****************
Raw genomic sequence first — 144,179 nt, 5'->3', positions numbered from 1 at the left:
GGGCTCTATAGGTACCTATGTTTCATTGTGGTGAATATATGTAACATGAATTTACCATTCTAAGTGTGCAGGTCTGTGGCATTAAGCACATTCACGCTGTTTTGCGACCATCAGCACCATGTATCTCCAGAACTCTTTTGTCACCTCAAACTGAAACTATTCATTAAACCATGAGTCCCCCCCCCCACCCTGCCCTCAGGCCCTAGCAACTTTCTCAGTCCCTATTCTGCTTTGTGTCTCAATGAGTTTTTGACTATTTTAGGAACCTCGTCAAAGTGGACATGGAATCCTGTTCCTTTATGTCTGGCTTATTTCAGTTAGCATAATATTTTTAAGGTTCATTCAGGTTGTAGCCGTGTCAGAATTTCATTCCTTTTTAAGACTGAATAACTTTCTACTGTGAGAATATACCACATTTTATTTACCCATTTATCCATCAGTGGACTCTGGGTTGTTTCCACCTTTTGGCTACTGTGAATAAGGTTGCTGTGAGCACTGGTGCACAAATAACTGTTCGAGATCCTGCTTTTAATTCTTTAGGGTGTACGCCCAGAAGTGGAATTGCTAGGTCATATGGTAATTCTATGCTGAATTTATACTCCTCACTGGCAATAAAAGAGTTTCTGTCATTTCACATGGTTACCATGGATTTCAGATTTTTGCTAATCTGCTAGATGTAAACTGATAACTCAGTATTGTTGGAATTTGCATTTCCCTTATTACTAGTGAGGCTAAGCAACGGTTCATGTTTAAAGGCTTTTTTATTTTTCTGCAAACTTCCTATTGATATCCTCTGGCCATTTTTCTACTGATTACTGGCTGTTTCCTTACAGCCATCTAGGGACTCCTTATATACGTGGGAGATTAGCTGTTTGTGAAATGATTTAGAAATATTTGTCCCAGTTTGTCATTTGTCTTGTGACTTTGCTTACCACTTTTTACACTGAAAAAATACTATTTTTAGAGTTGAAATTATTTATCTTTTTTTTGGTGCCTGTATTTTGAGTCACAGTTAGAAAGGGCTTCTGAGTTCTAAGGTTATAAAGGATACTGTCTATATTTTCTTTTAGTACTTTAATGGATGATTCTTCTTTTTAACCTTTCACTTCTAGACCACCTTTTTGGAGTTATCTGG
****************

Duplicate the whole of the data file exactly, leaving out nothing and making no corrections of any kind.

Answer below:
Raw genomic sequence first — 144,179 nt, 5'->3', positions numbered from 1 at the left:
GGGCTCTATAGGTACCTATGTTTCATTGTGGTGAATATATGTAACATGAATTTACCATTCTAAGTGTGCAGGTCTGTGGCATTAAGCACATTCACGCTGTTTTGCGACCATCAGCACCATGTATCTCCAGAACTCTTTTGTCACCTCAAACTGAAACTATTCATTAAACCATGAGTCCCCCCCCCCACCCTGCCCTCAGGCCCTAGCAACTTTCTCAGTCCCTATTCTGCTTTGTGTCTCAATGAGTTTTTGACTATTTTAGGAACCTCGTCAAAGTGGACATGGAATCCTGTTCCTTTATGTCTGGCTTATTTCAGTTAGCATAATATTTTTAAGGTTCATTCAGGTTGTAGCCGTGTCAGAATTTCATTCCTTTTTAAGACTGAATAACTTTCTACTGTGAGAATATACCACATTTTATTTACCCATTTATCCATCAGTGGACTCTGGGTTGTTTCCACCTTTTGGCTACTGTGAATAAGGTTGCTGTGAGCACTGGTGCACAAATAACTGTTCGAGATCCTGCTTTTAATTCTTTAGGGTGTACGCCCAGAAGTGGAATTGCTAGGTCATATGGTAATTCTATGCTGAATTTATACTCCTCACTGGCAATAAAAGAGTTTCTGTCATTTCACATGGTTACCATGGATTTCAGATTTTTGCTAATCTGCTAGATGTAAACTGATAACTCAGTATTGTTGGAATTTGCATTTCCCTTATTACTAGTGAGGCTAAGCAACGGTTCATGTTTAAAGGCTTTTTTATTTTTCTGCAAACTTCCTATTGATATCCTCTGGCCATTTTTCTACTGATTACTGGCTGTTTCCTTACAGCCATCTAGGGACTCCTTATATACGTGGGAGATTAGCTGTTTGTGAAATGATTTAGAAATATTTGTCCCAGTTTGTCATTTGTCTTGTGACTTTGCTTACCACTTTTTACACTGAAAAAATACTATTTTTAGAGTTGAAATTATTTATCTTTTTTTTGGTGCCTGTATTTTGAGTCACAGTTAGAAAGGGCTTCTGAGTTCTAAGGTTATAAAGGATACTGTCTATATTTTCTTTTAGTACTTTAATGGATGATTCTTCTTTTTAACCTTTCACTTCTAGACCACCTTTTTGGAGTTATCTGG